The European Union wants other governments to adopt its draft “Code of Conduct for Outer Space Activities.” The administration of U.S. President Barack Obama has been working with the EU on this code for a couple of years, and according to a deputy assistant secretary of state is hoping “to make a decision as to whether the United States can sign on to the code in the coming months,” pending reviews of potential national security and foreign policy implications. Should the U.S. join, reject or defer action?

First, there may be a procedural issue: Can the administration, without consideration by the Senate, commit the U.S. to “making progress towards adherence to, and implementation of” several declarations, principles and treaties, including the Comprehensive Nuclear Test Ban Treaty (1996), which the U.S. Senate has never ratified? Whatever the legally correct answer, involving the Senate in these deliberations might strengthen whatever path the country eventually follows.

On the substance of the code, several arguments have been advanced in its favor. Nothing in the text appears immediately egregious; the drafters promise to consider seriously any modifications that potential adherents might like to propose, and the “code” is not intended to be a treaty and will not have the force of international law. Substantively, the code as currently drafted is largely in accord with principles advocated by the U.S. National Space Policy and does not threaten the considerable progress made recently by the United States and international groups to promote “best practices” to reduce debris and avoid collisions in space. Moreover, the code might help forestall broader acceptance of the draft prohibition against weapons in space proposed by Russia and China. The U.S., it would appear, can just sign up, see whether it can ameliorate the changes required to bring Russia into the fold, and drop out if things take a distasteful turn.

Yet “can’t hurt us too much” is not the same as a compelling net benefit. The U.S. already espouses sound principles for conduct in space and encourages others to do the same. Debris and best practices are already addressed through the Inter-Agency Space Debris Coordination Committee, comprising NASA together with the space agencies of Italy, France, China, Canada, Germany, India, Japan, Ukraine, Russia, the United Kingdom and the European Community. Conjunction analysis and collision avoidance warnings are provided bilaterally pursuant to congressional direction (by the Air Force Joint Space Operations Center) and through cooperation in the industry (Space Data Association). And there seems scant likelihood that the Russian and Chinese draft proposal against weapons in space will gain many advocates among space-autonomous governments (those that can design, build, launch and operate their own satellites). What, then, is gained by endorsing the code, particularly now, in its current gestational status?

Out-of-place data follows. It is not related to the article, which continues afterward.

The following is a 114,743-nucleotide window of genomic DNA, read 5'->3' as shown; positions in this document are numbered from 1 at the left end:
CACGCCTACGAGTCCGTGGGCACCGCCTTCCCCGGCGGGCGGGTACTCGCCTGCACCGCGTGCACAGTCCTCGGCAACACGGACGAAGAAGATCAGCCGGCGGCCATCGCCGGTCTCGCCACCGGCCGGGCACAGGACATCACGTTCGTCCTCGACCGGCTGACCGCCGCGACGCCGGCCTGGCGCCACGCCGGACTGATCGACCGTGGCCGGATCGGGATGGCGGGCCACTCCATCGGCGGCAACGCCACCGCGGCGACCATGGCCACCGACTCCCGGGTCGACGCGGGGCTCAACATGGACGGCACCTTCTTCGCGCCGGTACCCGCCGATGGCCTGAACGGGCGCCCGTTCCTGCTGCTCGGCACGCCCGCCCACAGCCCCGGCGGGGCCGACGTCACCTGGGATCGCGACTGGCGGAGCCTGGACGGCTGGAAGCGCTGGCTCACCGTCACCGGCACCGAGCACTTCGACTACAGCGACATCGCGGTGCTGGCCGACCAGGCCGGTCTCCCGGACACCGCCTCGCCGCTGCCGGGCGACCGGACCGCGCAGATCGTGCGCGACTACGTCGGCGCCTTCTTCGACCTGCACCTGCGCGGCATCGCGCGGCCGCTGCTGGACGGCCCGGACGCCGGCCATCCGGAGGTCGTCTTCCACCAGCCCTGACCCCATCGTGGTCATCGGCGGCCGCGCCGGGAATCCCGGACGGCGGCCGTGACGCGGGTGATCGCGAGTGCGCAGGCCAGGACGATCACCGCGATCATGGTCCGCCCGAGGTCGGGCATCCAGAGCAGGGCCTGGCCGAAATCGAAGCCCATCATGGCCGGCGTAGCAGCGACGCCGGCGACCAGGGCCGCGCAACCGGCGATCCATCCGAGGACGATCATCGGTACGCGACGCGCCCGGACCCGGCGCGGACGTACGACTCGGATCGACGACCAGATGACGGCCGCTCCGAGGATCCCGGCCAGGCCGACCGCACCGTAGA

Doing so might in fact entail some costs, even if no legal penalties are incurred. Rescinding a commitment, to the code or to the negotiations nurturing it, could provoke diplomatic and political reactions, as would surely be true if the U.S. pursued programs or actions that others might consider not in keeping with the code’s provisions or its spirit. True, the code appears to advocate many of the principles advanced in the U.S. National Space Policy, but differences in history, context and aspirations may spark specific disagreements. How far, for example, will others support the U.S. view of matters covered by the “inherent right of self-defense” — how imminent the threat? How precautionary the reconnaissance? How far will the U.S. support the views of others about obligations implied by agreeing that space is the “common heritage” or “common province” of mankind — terms of central import in declarations and principles that signers of the code pledge to observe and advocate?

Can the United States be so sure that participation in the code will not constrain U.S. policies, programs or activities?

And if it can be so sure, does endorsing the code look hypocritical?


Robert L. Butterworth is president of Aries Analytics Inc., a space-oriented consultancy